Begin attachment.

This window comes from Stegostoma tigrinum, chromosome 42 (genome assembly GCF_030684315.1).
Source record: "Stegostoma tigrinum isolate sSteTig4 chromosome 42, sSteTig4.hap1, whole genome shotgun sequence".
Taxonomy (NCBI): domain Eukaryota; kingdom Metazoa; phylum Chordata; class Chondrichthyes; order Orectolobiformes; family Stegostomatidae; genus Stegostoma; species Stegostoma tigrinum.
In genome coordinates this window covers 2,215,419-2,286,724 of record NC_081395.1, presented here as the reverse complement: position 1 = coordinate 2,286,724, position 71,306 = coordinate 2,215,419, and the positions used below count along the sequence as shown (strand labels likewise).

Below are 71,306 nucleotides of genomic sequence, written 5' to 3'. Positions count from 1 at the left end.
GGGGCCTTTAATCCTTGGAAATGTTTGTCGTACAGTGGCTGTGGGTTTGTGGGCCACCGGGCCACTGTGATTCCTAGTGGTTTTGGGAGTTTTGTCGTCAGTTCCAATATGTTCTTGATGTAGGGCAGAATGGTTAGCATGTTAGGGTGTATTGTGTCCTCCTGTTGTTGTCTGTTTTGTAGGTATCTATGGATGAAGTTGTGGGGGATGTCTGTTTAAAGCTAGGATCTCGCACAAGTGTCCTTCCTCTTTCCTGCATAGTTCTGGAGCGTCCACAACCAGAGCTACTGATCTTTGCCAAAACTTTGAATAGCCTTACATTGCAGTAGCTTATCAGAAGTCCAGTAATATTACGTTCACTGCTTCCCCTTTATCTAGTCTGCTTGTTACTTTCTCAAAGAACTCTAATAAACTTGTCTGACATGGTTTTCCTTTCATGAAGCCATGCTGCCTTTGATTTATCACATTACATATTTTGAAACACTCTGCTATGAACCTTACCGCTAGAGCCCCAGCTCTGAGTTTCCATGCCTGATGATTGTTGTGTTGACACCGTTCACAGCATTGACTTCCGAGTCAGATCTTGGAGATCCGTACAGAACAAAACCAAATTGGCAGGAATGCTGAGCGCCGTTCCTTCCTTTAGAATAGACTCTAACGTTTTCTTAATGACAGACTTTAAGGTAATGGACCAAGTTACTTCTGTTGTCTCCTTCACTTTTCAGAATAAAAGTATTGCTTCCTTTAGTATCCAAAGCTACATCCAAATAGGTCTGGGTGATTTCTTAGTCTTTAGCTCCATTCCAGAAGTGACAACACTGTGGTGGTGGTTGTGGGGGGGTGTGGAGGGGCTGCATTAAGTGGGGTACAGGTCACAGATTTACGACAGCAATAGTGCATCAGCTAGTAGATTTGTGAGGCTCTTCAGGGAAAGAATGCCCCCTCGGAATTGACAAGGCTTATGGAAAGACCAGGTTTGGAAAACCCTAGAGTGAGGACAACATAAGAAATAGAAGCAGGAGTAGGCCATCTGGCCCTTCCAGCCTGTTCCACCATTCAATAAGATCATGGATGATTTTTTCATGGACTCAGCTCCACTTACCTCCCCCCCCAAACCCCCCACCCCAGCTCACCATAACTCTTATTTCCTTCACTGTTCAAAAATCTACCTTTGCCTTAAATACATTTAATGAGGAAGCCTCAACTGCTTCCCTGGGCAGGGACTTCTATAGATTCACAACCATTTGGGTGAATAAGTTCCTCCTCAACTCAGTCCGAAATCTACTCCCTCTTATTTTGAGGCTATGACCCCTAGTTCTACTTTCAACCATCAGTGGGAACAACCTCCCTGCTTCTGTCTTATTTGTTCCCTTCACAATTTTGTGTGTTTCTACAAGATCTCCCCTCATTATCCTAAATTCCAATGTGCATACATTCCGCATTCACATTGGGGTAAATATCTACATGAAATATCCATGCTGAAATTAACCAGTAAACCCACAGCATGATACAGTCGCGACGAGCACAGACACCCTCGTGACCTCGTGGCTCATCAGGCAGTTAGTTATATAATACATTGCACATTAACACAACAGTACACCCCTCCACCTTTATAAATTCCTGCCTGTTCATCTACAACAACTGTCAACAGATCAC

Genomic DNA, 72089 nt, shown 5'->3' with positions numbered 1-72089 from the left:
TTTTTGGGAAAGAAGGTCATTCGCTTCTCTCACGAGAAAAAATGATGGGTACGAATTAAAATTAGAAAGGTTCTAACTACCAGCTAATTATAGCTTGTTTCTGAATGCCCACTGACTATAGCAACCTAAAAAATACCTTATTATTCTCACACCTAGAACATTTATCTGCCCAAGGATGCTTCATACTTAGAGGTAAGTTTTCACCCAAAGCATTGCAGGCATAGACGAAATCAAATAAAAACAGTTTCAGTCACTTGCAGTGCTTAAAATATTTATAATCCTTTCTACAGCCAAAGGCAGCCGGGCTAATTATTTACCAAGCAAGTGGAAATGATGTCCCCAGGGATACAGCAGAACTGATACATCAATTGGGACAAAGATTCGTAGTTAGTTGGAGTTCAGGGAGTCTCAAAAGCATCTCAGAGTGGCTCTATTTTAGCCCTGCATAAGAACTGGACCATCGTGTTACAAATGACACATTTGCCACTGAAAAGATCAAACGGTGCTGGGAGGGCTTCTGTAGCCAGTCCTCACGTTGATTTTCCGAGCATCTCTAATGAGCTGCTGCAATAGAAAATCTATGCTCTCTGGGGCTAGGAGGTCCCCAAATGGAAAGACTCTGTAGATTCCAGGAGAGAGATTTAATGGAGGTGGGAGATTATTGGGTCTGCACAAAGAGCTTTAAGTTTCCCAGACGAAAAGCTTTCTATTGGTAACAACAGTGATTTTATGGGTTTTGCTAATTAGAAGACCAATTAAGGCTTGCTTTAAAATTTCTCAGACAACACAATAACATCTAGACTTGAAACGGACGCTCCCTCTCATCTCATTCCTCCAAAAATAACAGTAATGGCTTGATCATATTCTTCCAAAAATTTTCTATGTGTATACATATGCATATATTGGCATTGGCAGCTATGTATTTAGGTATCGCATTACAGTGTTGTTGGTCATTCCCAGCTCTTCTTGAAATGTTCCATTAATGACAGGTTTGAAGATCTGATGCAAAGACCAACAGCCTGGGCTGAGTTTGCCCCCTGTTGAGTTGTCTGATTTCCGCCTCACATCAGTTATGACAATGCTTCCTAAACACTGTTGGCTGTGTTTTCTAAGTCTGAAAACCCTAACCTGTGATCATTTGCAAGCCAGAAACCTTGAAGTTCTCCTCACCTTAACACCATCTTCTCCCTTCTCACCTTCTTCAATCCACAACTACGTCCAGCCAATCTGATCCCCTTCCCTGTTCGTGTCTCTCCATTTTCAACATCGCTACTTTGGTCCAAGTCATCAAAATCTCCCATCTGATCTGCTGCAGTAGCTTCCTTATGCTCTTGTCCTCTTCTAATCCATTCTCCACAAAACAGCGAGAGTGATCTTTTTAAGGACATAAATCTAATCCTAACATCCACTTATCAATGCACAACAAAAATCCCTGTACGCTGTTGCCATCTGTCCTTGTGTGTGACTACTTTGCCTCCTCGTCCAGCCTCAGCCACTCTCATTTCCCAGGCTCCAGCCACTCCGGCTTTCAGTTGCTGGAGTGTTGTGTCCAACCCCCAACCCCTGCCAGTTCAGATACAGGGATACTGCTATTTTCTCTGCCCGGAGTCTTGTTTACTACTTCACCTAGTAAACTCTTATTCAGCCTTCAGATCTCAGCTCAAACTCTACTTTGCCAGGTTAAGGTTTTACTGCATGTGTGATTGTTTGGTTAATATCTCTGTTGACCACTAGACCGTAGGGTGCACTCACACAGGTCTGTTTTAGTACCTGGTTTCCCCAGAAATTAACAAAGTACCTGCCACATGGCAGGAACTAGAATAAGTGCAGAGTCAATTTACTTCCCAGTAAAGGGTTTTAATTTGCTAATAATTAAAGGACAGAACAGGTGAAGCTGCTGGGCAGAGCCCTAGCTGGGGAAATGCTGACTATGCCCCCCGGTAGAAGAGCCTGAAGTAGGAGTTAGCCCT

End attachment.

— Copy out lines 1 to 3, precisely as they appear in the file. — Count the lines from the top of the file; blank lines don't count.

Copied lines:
This window comes from Stegostoma tigrinum, chromosome 42 (genome assembly GCF_030684315.1).
Source record: "Stegostoma tigrinum isolate sSteTig4 chromosome 42, sSteTig4.hap1, whole genome shotgun sequence".
Taxonomy (NCBI): domain Eukaryota; kingdom Metazoa; phylum Chordata; class Chondrichthyes; order Orectolobiformes; family Stegostomatidae; genus Stegostoma; species Stegostoma tigrinum.